Recent posts

Pages1 2 3 ... 10
General Discussion / Re: PLEASE READ! Welcome to Ra...
Last post by PD1RWK - February 20, 2020, 03:13:58 pm
Hi Gil.
Just joined today and would like to say hello.
Still consider myself as a newby, eager to learn more about this hobby.
Preparing myself for my full licence and morse.
Enjoying your YouTube channel(and all the other channels ofcourse.)

73 Robert PD1RWK
Antennas / Re: EFHW observations and radi...
Last post by drdbt - February 16, 2020, 10:15:48 am
Hi Dylan, I'm new here but came because I know Gil uses EFHWs quite a lot and I'm interested in them as well.

It seems to me you had your antenna configured as a sloper. That's a good configuration based on my research (but not experience -- yet).

In working on this research problem, I found this model of the EFHW and thought I would share. The paper is at and it appears to be well executed and written.

I prefer to not rely on anecdotal results because they are so variable and dependent on propagation. It requires a sizable sample to obtain results I would consider statistically significant and most reports are of only a few (or couple dozen) contacts and I think a lot more than that are required (and over a significant period of time).

I hope I'm not stepping on toes here; that is not my intent.
Antennas / Re: End fed windom
Last post by gil - February 10, 2020, 05:34:57 am
Quoteno matching needed on the most bands?

Hi, correct. I am talking about a half-wave end-fed with a 49:1 transformer, not a random wire with a 9:1 UNUN. I have built a Windom, albeit not this exact design, with a dual-core Guanella BALUN. Because the two legs aren't the same length, even with the BALUN, I had RF stray currents problems... Actually, I've had troubles with random wires and any antenna that was not fed in the middle or half-waves at the end. Now, I only use dipoles or HWEFs, sometimes quarter-waves with radials, but I avoid antennas fed somewhere in between... Too much trouble...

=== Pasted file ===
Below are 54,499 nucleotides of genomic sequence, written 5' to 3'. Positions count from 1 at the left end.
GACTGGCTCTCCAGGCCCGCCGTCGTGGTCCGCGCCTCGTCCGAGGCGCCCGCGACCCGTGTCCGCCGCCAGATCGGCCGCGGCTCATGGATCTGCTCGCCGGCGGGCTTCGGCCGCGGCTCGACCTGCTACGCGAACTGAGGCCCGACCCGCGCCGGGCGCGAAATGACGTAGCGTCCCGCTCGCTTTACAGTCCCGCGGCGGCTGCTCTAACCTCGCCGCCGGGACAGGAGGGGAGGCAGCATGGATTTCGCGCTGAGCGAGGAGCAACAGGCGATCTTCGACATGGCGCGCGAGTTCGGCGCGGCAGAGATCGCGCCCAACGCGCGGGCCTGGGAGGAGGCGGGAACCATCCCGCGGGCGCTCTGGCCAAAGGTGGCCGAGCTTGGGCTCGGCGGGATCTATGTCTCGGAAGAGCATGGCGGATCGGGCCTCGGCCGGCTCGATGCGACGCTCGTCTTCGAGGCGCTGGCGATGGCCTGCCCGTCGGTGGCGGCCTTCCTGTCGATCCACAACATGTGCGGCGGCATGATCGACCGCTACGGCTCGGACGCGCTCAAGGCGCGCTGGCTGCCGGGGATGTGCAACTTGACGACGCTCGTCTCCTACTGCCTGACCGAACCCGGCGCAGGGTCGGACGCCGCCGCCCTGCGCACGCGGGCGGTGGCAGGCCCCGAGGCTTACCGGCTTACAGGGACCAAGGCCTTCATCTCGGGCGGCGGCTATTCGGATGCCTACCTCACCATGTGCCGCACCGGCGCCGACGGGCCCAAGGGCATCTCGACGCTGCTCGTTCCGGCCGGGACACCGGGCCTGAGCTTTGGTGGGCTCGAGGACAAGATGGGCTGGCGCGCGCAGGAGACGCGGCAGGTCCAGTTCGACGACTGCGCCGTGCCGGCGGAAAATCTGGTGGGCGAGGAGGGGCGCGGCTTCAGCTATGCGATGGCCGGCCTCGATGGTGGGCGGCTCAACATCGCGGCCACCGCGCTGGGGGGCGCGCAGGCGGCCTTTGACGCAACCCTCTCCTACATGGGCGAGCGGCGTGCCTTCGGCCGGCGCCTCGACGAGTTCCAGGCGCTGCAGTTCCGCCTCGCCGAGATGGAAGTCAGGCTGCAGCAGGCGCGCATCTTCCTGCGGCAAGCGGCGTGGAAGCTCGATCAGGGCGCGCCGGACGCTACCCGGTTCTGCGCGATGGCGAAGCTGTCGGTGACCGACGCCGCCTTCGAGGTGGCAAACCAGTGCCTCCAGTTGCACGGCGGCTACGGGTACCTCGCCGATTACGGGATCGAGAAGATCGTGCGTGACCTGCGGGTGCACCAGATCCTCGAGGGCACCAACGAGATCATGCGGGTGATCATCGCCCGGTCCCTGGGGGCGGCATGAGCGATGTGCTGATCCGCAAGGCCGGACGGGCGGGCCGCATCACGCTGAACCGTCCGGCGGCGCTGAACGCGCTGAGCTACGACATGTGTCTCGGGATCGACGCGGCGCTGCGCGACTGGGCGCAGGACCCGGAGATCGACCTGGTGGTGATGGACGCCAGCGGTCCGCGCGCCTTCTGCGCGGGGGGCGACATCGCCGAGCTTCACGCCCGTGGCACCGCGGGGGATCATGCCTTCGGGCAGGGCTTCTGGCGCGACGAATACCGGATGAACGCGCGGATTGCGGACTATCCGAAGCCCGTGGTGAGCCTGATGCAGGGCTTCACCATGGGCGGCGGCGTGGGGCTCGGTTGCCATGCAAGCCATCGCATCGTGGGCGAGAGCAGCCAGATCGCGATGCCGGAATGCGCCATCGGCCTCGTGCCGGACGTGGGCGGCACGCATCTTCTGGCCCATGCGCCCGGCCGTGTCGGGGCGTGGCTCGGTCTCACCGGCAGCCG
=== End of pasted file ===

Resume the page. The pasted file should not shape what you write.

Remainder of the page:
Antennas / Re: End fed windom
Last post by Oliver - February 09, 2020, 05:04:48 pm
Quote from: gil on January 06, 2020, 05:45:11 amSame as an end-fed half-wave...


no matching needed on the most bands?

General Discussion / Re: Encryption
Last post by BKM - February 05, 2020, 07:08:21 pm
I don't know about trying to use anything exotic as an encryption method. Isn't the idea of prepping to be able to make your life as easy as possible once you have found the need to activate those skills?

Not that many years ago when I lived in a very different part of the country, our small group was looking for something we could use to encrypt our messages between each other and it needed to be useful across any and all modes of communications. We all agreed that we would use something that might take longer to write down, decode, and then reply in fashion, but that it would have to be simple to understand. So one of the methods we devised was to use a small collection of paperback books that were easy to get and fairly universal as the basis for the code translation table.